Link Accessibility – Colors Are Not Enough

According to a less frequently mentioned accessibility principle, hyperlinks inside text blocks shouldn’t be solely distinguished by color. Not only because users with low vision, color deficiency, and other visual impairments can’t always recognize these links, but it’s also easier for regular users to skim through the content if links are better emphasized.

However, it’s not always easy to find a good solution for link design, that doesn’t harm aesthetics. And, it’s also possible to overdo link design by using too many signifiers that confuse the user.

Body text links

When we speak about links, we usually think of the classic blue links with the underline, however there are actually different kinds of links on most websites. I’ve found these main types:

  1. Body text links
  2. Headline and subtitle links
  3. Menu links
  4. Buttons
  5. Image links
  6. Video links
  7. Audio links

In this article, I will only examine the first group, body text links. Don’t read it as a guideline but rather as an experiment for understanding what can be done for better link accessibility.

What WCAG 2.0 says

Ironically, the WCAG 2.0 docs (accessibility guidelines of the W3C) are not very well structured, so I rather use WebAIM’s guideline on links and hypertext, that’s much easier to search.

According to the section, WCAG 2.0 has two additional requirements for body text links:

  1. The link text must have a 3:1 contrast ratio from the surrounding non-link text.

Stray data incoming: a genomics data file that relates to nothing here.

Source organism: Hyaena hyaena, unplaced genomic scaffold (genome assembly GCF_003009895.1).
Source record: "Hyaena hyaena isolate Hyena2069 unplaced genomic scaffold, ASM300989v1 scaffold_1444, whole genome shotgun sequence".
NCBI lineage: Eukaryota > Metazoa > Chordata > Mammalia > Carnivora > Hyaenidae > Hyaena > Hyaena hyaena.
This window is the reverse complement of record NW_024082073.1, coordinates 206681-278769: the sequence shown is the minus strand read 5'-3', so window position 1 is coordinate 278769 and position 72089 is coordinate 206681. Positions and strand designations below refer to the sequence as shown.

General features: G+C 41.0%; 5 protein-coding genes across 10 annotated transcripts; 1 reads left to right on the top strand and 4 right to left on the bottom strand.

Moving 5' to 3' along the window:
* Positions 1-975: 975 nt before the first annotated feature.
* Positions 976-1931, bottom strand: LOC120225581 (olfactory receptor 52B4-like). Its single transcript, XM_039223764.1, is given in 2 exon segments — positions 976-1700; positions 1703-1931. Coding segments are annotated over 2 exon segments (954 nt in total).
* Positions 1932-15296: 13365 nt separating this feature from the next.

2. The link must present a “non-color designator” (typically the introduction of the underline) on both mouse hover and keyboard focus.

Default browser styling

Browsers have a default styling that you can check for any web page by disabling all styles with the Web Developer Toolbar.

Example: Chrome’s default link styling

For instance, this is how the homepage of the Mozilla Developer Networks looks like in Chrome:

Basic Chrome styling

It’s a very basic styling for sure, but it’s still styling: the underlined blue links are well-known and easily recognizable by internet users. It’s not a coincidence that the Nielsen-Norman Group also considers blue the safest link color choice (see the related Beyond Blue Links: Making Clickable Elements Recognizable article).

Non-color designators

Underline

WebAIM doesn’t recommend to remove the underline using CSS, as “users are accustomed to see links underlined”. Sadly, many of the biggest websites don’t follow this principle through and they don’t only remove the underline from the default link style but also from the :hover state.